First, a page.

Evidence Room, up-to-the-minute political topicality, and New York playwright Kelly Stuart seem to have a serendipitous connection. In March 2003, just as the United States launched the war against Iraq, Evidence Room was presenting Stuart's play, Mayhem, a domestic comedy set against the specter of Taliban terrorism. It had been scheduled for that season slot several months earlier. Flash-forward to late summer 2004, as another Stuart work prepares to premiere at Evidence Room. Describing Homewrecker as a "farce/satire," director Bart DeLorenzo says this prolific playwright has once again fashioned a battle-of-the-sexes story juxtaposed against timely political events. This time Stuart's sardonic work is fortuitously aligned with the nation's presidential-election frenzy.
Stuart's script was workshopped in January 2003 at the Festival of Internationale Neue Dramatik at the Schaubuehne in Berlin. DeLorenzo, who met Stuart at an A.S.K. retreat several years ago, says he was familiar with the script and had stored it in the back of his mind to eventually produce at Evidence Room. "Suddenly there was this window of opportunity to schedule it, and with the election process currently occurring, the timing was perfect," DeLorenzo says. The set for the current Evidence Room staging of Three Feet Under is designed in a classic Greek style, which DeLorenzo feels is also appropriate for Homewrecker. "It seems as if all of the planets were aligning for us," he says.
The description of Homewrecker's premise evokes memories of Down South, a 2001 Off-Broadway comedy by Doug Field (which premiered in L.A.); it's about sexual tension in the Florida suburbs during the Cuban Missile Crisis. Stuart's play is set during the November 2000 U.S. presidential election, as two women who are chronic liars compare notes on a married man who is carrying on adulterous affairs with both of them. A debonair magician appears on the scene to stir things up further, and a lying George W. Bush lurks in the background, frequently interrupting the action. DeLorenzo explains that there's an archetypal "Lucy-and-Ethel" sensibility to the machinations of the women, though this piece is far from a sitcom. According to the director, those familiar with Mayhem will see a parallel dynamic with the new play: two strong comic women driving the action. It's a device Stuart will use yet again in a companion piece to Homewrecker that's currently in the works. "I have a draft," says DeLorenzo. "It seems a little more serious, though it's also very funny. Part of it takes place on 9/11 and part of it during the Iraq War."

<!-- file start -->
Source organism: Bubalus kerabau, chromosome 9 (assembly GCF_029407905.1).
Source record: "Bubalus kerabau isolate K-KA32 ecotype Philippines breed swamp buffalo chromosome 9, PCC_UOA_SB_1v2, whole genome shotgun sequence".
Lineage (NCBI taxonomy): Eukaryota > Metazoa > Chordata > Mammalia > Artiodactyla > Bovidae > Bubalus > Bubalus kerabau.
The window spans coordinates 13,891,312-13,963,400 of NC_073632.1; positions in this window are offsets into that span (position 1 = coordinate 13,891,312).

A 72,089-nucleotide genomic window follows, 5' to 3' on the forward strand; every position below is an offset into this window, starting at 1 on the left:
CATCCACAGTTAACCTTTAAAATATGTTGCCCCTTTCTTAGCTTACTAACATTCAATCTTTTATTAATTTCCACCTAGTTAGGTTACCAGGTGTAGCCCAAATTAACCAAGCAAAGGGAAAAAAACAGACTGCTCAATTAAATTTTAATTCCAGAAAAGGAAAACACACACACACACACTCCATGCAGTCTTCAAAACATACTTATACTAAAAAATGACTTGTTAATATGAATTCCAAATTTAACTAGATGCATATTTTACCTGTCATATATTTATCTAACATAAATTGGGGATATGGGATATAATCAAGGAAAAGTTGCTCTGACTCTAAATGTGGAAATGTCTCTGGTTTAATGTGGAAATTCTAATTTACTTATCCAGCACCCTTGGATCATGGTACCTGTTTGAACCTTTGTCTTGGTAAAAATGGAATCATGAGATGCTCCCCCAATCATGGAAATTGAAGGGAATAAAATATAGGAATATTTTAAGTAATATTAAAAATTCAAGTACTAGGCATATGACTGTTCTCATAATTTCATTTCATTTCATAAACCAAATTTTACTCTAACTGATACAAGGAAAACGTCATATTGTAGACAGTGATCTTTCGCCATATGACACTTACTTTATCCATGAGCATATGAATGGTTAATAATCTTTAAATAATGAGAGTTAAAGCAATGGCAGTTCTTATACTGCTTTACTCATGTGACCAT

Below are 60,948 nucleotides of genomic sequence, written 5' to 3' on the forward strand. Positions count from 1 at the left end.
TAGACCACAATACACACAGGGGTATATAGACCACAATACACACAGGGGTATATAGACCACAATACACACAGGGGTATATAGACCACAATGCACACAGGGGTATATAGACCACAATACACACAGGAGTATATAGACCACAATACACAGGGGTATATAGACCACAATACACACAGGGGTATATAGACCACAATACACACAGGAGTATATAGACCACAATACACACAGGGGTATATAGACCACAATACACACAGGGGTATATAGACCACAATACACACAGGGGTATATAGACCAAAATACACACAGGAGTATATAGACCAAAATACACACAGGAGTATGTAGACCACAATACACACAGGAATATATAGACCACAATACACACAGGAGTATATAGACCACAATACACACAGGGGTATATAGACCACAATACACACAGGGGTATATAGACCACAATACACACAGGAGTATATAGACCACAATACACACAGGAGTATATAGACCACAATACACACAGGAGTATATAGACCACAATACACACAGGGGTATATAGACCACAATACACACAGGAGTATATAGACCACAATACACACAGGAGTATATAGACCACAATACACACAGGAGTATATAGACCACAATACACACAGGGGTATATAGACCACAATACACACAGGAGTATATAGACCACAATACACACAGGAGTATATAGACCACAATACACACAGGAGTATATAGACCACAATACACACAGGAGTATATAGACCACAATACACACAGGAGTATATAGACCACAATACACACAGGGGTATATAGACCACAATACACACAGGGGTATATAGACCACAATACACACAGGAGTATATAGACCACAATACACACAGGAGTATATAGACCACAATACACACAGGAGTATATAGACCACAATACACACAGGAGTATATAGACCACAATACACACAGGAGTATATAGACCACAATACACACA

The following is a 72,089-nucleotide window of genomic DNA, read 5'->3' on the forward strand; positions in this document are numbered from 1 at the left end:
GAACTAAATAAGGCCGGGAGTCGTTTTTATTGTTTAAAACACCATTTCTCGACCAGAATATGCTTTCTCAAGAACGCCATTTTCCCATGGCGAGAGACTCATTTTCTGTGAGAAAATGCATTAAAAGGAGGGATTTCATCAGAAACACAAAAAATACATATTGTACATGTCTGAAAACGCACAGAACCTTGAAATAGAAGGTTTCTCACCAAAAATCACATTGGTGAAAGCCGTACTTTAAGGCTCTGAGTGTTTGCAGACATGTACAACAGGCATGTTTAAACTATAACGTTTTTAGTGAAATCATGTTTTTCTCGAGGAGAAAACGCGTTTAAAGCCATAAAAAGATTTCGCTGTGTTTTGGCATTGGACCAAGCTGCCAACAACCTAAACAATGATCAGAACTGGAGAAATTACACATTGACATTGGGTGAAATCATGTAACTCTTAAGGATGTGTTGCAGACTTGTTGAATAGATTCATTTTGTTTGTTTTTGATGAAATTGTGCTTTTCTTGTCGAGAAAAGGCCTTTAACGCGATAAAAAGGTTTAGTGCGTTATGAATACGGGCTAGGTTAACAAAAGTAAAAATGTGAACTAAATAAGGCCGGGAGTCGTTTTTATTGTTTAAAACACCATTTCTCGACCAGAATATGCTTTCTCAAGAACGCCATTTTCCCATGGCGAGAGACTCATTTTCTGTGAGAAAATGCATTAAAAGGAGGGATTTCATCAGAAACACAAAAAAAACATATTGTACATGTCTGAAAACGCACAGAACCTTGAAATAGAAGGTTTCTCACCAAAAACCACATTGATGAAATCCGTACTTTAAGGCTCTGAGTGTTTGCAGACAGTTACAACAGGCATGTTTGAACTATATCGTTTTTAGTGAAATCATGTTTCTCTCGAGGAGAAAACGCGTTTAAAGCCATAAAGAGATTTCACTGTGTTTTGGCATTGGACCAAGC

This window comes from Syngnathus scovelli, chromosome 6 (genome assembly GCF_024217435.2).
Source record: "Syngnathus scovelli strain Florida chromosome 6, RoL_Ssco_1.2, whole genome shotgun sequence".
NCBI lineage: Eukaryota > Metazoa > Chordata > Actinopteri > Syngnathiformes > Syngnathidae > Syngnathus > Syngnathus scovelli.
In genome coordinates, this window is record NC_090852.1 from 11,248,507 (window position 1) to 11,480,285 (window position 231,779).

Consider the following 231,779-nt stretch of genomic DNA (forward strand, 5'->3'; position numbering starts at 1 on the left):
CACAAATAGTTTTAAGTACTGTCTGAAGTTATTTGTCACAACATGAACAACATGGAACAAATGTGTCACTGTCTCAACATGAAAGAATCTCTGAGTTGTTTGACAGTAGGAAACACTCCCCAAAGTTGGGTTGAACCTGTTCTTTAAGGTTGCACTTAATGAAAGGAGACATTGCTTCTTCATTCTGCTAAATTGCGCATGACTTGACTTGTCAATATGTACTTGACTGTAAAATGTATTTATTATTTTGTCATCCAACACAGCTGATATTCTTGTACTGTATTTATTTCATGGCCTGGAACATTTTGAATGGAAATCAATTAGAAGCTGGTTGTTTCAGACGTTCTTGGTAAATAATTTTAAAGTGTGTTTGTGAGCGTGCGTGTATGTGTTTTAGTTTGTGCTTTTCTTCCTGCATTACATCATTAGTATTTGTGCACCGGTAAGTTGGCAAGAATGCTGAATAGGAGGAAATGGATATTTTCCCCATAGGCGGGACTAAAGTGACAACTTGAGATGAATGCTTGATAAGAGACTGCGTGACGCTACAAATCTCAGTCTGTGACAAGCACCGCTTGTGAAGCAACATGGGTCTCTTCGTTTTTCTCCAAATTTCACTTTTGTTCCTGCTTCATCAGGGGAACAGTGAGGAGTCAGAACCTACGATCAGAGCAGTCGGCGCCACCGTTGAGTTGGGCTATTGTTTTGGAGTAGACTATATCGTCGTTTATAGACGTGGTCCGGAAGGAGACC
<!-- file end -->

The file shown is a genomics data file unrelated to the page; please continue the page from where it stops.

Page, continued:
As there were only two months between DeLorenzo's decision to mount this show and its opening date, it was especially important that he enlist veteran actors who could quickly slip into the roles. "One part was a little tricky—that of the magician," he says. "At first I was wracking my brain and couldn't think of anyone who was quite right for this. I had a long list of people in mind. You read the play and try to visualize certain actors in it. This character is British and sort of a cad, a completely self-absorbed and ironic person. Yet women are flocking all over him, even though he's pretentious and confused. I suddenly thought of Stephen Caffrey and realized right away he was perfect for this. I had met him previously and was very familiar with his work in films and TV for many years but had never worked with him. He's a wonderful actor, and he remains really engaged in theatre while continuing to work in other areas."
For the two women, DeLorenzo cast actors with whom he has previously worked: "Lauren Campedelli, who is a featured actor at the Evidence Room, won an L.A. Weekly award for her portrayal in Pentecost. And Shannon Holt, who was recently in M. Butterfly [at East West Players] and in Sex Parasite at Taper, Too, has worked with us a lot in the past. The qualities of these women fit these actors perfectly." DeLorenzo also feels he found the ideal actor for the fourth character, presidential candidate Bush: "Don Oscar Smith is a longtime company member. He's a great impersonator—hilarious in this role." DeLorenzo adds that the casting at his theatre tends to split about 50/50 between members and newcomers. "It depends on the projects," he says. "It's good to give opportunities to members, but also good to bring in new blood and work with people who might become new members. But the most important thing is to cast the role in a way that doesn't compromise the production. It has to be the right fit."
DeLorenzo believes that his loyal audience members, who are used to the surprising and audacious fare offered at Evidence Room, will find this play highly appealing. "It works in kind of a subjective reality; everything is a teeny bit exaggerated and skewed," he says. "There's an incident about halfway through that really throws it into the area of the insane. I can't spoil the surprise by telling you about it, but it's the sort of thing that when you first read the script, you say to yourself, 'I have to do this play.'"
"Homewrecker" will be presented at Evidence Room, 2220 Beverly Blvd., L.A. Thu.-Sat. 8 p.m. Aug. 14-Sep. 4. $15. (213) 381-7118.